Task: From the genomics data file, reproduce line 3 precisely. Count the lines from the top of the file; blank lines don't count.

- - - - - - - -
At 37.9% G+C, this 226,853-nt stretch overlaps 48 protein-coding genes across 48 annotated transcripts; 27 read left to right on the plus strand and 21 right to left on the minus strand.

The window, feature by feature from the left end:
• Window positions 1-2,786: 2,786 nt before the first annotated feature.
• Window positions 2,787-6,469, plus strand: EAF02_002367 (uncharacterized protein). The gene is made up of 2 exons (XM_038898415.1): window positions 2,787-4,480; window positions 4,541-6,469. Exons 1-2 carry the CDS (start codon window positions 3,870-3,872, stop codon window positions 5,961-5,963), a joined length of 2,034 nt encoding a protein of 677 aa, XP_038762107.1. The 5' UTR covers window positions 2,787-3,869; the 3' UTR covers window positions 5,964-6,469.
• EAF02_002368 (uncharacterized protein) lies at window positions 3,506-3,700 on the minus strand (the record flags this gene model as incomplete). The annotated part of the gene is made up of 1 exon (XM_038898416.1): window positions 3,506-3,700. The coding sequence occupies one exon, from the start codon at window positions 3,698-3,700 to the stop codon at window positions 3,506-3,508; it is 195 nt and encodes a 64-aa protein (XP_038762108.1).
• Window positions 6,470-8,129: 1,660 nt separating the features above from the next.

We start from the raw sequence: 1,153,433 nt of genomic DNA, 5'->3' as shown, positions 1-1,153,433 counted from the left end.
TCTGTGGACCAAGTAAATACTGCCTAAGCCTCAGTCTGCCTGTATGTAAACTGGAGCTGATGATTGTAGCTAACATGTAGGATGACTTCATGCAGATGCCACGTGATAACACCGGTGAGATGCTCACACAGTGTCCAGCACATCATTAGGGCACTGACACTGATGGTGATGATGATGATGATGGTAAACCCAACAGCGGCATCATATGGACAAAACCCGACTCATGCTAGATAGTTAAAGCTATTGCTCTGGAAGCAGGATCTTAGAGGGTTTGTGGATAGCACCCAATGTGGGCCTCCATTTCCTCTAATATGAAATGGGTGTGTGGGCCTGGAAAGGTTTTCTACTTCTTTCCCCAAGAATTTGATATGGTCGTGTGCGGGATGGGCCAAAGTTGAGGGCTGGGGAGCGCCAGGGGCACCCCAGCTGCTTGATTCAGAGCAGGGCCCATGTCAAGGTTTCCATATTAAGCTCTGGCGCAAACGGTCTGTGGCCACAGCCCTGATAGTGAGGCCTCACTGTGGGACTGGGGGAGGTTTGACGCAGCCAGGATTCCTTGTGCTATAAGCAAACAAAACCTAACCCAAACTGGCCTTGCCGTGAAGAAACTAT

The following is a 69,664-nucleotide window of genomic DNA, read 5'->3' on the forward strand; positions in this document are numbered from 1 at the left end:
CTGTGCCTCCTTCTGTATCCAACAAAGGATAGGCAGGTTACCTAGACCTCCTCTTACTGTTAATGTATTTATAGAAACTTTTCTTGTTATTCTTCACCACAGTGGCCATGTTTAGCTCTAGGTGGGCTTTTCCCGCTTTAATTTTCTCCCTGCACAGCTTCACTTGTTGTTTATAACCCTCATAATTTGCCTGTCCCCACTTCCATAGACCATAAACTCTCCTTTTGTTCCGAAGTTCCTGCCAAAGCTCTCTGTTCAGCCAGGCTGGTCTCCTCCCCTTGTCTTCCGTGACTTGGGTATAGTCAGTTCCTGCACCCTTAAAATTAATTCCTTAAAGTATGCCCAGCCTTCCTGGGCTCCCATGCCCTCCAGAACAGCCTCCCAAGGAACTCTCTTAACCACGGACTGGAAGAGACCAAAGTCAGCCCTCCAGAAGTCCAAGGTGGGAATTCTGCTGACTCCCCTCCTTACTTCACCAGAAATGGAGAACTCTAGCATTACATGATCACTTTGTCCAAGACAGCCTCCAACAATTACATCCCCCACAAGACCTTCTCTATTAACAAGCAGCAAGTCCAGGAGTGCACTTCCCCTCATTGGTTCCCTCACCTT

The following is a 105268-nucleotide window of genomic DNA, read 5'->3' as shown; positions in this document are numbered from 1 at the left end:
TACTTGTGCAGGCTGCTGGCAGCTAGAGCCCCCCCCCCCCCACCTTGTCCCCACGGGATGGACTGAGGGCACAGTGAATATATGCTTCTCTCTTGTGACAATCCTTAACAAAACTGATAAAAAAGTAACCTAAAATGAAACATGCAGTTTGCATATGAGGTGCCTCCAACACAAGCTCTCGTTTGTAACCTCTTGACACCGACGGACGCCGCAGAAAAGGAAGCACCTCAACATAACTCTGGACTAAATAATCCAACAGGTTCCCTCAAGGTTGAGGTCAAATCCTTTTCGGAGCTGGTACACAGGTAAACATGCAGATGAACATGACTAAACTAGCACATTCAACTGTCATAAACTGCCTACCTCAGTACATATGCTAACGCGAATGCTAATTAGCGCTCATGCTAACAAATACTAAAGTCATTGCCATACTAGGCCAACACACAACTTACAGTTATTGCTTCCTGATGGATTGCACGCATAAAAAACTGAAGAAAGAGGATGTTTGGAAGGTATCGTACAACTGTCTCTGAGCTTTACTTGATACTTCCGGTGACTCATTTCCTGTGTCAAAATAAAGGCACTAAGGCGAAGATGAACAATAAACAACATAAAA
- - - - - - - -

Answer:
• Window positions 1-2,786: 2,786 nt before the first annotated feature.